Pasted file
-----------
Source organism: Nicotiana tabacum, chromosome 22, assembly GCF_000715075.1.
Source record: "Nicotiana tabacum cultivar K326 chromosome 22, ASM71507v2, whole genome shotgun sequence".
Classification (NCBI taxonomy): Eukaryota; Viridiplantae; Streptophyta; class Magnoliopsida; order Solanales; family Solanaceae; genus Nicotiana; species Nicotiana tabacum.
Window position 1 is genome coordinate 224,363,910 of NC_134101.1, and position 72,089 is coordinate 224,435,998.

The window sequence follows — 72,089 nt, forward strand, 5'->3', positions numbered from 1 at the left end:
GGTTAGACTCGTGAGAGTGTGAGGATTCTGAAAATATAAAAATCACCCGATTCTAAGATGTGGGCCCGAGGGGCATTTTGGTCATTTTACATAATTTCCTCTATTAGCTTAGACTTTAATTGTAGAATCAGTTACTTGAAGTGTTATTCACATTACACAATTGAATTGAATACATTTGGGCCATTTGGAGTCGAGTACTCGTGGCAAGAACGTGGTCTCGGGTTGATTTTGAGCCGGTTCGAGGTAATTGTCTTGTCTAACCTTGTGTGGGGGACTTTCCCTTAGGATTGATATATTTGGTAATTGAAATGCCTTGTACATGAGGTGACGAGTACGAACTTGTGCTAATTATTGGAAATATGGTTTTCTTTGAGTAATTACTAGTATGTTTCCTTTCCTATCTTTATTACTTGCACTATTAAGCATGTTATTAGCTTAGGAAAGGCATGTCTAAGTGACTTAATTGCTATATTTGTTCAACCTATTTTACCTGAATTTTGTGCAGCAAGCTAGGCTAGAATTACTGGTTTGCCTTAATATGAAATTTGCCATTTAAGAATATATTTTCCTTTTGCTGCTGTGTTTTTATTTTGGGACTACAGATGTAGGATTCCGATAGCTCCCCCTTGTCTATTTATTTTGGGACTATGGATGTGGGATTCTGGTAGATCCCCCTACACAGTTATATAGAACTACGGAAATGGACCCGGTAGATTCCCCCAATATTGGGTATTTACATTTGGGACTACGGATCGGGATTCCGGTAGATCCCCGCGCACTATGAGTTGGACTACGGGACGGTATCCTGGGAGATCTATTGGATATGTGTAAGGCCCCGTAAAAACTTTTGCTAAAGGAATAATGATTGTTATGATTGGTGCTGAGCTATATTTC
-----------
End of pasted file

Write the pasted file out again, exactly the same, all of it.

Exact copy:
Source organism: Nicotiana tabacum, chromosome 22, assembly GCF_000715075.1.
Source record: "Nicotiana tabacum cultivar K326 chromosome 22, ASM71507v2, whole genome shotgun sequence".
Classification (NCBI taxonomy): Eukaryota; Viridiplantae; Streptophyta; class Magnoliopsida; order Solanales; family Solanaceae; genus Nicotiana; species Nicotiana tabacum.
Window position 1 is genome coordinate 224,363,910 of NC_134101.1, and position 72,089 is coordinate 224,435,998.

The window sequence follows — 72,089 nt, forward strand, 5'->3', positions numbered from 1 at the left end:
GGTTAGACTCGTGAGAGTGTGAGGATTCTGAAAATATAAAAATCACCCGATTCTAAGATGTGGGCCCGAGGGGCATTTTGGTCATTTTACATAATTTCCTCTATTAGCTTAGACTTTAATTGTAGAATCAGTTACTTGAAGTGTTATTCACATTACACAATTGAATTGAATACATTTGGGCCATTTGGAGTCGAGTACTCGTGGCAAGAACGTGGTCTCGGGTTGATTTTGAGCCGGTTCGAGGTAATTGTCTTGTCTAACCTTGTGTGGGGGACTTTCCCTTAGGATTGATATATTTGGTAATTGAAATGCCTTGTACATGAGGTGACGAGTACGAACTTGTGCTAATTATTGGAAATATGGTTTTCTTTGAGTAATTACTAGTATGTTTCCTTTCCTATCTTTATTACTTGCACTATTAAGCATGTTATTAGCTTAGGAAAGGCATGTCTAAGTGACTTAATTGCTATATTTGTTCAACCTATTTTACCTGAATTTTGTGCAGCAAGCTAGGCTAGAATTACTGGTTTGCCTTAATATGAAATTTGCCATTTAAGAATATATTTTCCTTTTGCTGCTGTGTTTTTATTTTGGGACTACAGATGTAGGATTCCGATAGCTCCCCCTTGTCTATTTATTTTGGGACTATGGATGTGGGATTCTGGTAGATCCCCCTACACAGTTATATAGAACTACGGAAATGGACCCGGTAGATTCCCCCAATATTGGGTATTTACATTTGGGACTACGGATCGGGATTCCGGTAGATCCCCGCGCACTATGAGTTGGACTACGGGACGGTATCCTGGGAGATCTATTGGATATGTGTAAGGCCCCGTAAAAACTTTTGCTAAAGGAATAATGATTGTTATGATTGGTGCTGAGCTATATTTC